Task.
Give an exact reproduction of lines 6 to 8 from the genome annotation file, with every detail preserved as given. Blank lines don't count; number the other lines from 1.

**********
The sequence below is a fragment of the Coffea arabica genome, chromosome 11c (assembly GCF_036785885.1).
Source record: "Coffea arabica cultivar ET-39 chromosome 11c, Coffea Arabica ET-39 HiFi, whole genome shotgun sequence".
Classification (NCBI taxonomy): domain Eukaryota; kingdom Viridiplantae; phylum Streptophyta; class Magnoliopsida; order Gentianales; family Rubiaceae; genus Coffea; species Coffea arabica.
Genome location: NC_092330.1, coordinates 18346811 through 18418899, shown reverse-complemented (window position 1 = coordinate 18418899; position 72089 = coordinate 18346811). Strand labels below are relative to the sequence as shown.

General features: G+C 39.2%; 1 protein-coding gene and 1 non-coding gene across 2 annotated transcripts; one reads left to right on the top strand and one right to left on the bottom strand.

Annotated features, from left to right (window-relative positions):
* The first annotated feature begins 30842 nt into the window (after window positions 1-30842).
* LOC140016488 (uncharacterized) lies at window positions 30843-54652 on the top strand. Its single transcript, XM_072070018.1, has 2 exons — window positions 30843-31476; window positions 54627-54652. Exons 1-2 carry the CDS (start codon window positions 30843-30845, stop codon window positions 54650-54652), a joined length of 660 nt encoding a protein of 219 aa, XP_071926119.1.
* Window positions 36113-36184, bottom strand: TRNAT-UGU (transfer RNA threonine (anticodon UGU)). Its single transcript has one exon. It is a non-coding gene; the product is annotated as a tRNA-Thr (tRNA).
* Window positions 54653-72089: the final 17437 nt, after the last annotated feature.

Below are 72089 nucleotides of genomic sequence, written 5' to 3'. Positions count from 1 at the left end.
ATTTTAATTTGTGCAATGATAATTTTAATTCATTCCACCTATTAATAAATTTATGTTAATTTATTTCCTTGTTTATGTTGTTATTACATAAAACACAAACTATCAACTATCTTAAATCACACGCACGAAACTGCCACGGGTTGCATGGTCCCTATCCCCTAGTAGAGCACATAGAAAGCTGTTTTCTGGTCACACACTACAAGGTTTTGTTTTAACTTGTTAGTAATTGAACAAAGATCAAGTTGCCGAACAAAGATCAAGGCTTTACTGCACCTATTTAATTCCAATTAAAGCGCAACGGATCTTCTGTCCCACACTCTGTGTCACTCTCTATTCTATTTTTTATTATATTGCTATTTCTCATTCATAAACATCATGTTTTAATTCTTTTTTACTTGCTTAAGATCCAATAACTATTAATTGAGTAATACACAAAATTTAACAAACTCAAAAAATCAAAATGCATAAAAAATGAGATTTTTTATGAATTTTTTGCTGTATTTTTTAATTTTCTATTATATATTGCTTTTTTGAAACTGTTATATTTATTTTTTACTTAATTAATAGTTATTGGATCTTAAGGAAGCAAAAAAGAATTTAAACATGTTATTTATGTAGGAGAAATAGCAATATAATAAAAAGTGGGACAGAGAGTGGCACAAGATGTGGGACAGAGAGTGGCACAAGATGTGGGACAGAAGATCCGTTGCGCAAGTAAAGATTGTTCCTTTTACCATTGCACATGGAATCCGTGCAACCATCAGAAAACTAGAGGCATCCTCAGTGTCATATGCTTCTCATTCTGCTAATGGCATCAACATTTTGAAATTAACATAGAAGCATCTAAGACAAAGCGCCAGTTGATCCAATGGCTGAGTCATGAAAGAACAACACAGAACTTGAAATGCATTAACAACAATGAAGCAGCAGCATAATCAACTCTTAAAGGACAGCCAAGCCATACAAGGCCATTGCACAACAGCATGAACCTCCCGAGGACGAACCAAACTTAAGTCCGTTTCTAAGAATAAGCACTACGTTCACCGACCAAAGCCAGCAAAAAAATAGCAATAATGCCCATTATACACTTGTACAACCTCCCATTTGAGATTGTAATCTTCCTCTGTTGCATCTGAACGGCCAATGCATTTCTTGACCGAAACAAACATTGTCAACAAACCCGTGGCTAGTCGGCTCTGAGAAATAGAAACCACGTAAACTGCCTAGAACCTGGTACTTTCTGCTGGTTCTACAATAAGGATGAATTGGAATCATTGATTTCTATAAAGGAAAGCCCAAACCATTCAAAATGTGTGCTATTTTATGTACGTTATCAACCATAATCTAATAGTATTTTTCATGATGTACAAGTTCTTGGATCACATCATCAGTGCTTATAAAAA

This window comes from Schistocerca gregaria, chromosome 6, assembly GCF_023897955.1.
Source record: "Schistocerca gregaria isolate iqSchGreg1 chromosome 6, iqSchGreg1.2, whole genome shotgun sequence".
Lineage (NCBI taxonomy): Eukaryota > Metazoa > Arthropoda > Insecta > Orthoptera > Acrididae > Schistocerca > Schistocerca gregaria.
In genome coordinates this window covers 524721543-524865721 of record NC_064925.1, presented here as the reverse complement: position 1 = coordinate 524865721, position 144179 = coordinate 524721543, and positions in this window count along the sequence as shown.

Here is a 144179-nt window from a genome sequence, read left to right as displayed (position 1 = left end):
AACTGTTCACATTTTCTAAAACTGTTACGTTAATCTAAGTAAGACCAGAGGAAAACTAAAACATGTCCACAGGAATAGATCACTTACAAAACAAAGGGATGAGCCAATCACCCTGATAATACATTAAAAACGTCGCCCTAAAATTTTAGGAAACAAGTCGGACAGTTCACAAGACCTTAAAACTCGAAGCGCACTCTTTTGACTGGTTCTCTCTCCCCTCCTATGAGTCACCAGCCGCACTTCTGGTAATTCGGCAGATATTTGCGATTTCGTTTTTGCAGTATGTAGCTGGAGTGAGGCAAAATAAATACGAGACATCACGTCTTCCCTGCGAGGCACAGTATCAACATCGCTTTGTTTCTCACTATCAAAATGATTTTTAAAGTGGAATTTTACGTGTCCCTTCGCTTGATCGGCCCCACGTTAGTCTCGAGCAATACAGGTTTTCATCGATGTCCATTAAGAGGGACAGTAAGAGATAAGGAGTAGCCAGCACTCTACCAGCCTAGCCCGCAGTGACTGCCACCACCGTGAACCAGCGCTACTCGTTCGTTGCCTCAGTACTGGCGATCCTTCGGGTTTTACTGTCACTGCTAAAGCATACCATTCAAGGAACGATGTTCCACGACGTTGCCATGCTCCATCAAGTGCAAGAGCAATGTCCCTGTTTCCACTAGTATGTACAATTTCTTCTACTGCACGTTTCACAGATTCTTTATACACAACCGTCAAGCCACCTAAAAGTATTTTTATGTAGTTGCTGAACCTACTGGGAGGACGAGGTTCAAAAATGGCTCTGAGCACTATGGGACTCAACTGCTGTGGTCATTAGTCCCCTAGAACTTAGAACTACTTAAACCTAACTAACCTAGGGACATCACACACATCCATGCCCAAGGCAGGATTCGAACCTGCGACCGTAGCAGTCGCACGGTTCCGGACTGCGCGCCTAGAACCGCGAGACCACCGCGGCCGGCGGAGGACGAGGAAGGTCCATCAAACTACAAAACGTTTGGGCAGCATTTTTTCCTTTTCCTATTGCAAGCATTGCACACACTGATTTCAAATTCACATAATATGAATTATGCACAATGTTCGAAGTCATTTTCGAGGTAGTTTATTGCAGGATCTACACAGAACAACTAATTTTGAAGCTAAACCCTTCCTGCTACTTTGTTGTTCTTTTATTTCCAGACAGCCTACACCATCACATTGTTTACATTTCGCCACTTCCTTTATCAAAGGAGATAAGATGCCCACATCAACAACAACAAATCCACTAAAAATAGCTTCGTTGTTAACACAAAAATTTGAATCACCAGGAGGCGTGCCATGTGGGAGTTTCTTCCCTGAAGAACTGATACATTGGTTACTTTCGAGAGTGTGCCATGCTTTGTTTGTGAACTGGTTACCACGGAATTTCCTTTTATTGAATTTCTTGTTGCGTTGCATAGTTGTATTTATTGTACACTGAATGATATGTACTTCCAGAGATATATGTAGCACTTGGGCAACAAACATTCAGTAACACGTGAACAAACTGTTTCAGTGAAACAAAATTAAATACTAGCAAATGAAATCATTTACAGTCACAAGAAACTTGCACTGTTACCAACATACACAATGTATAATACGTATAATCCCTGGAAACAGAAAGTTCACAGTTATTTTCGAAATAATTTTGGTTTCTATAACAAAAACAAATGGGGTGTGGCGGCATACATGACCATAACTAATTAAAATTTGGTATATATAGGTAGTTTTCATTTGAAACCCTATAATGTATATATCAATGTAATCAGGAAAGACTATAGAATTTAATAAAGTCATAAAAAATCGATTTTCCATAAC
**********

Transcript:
Annotated features, from left to right (window-relative positions):
* The first annotated feature begins 30842 nt into the window (after window positions 1-30842).
* LOC140016488 (uncharacterized) lies at window positions 30843-54652 on the top strand. Its single transcript, XM_072070018.1, has 2 exons — window positions 30843-31476; window positions 54627-54652. Exons 1-2 carry the CDS (start codon window positions 30843-30845, stop codon window positions 54650-54652), a joined length of 660 nt encoding a protein of 219 aa, XP_071926119.1.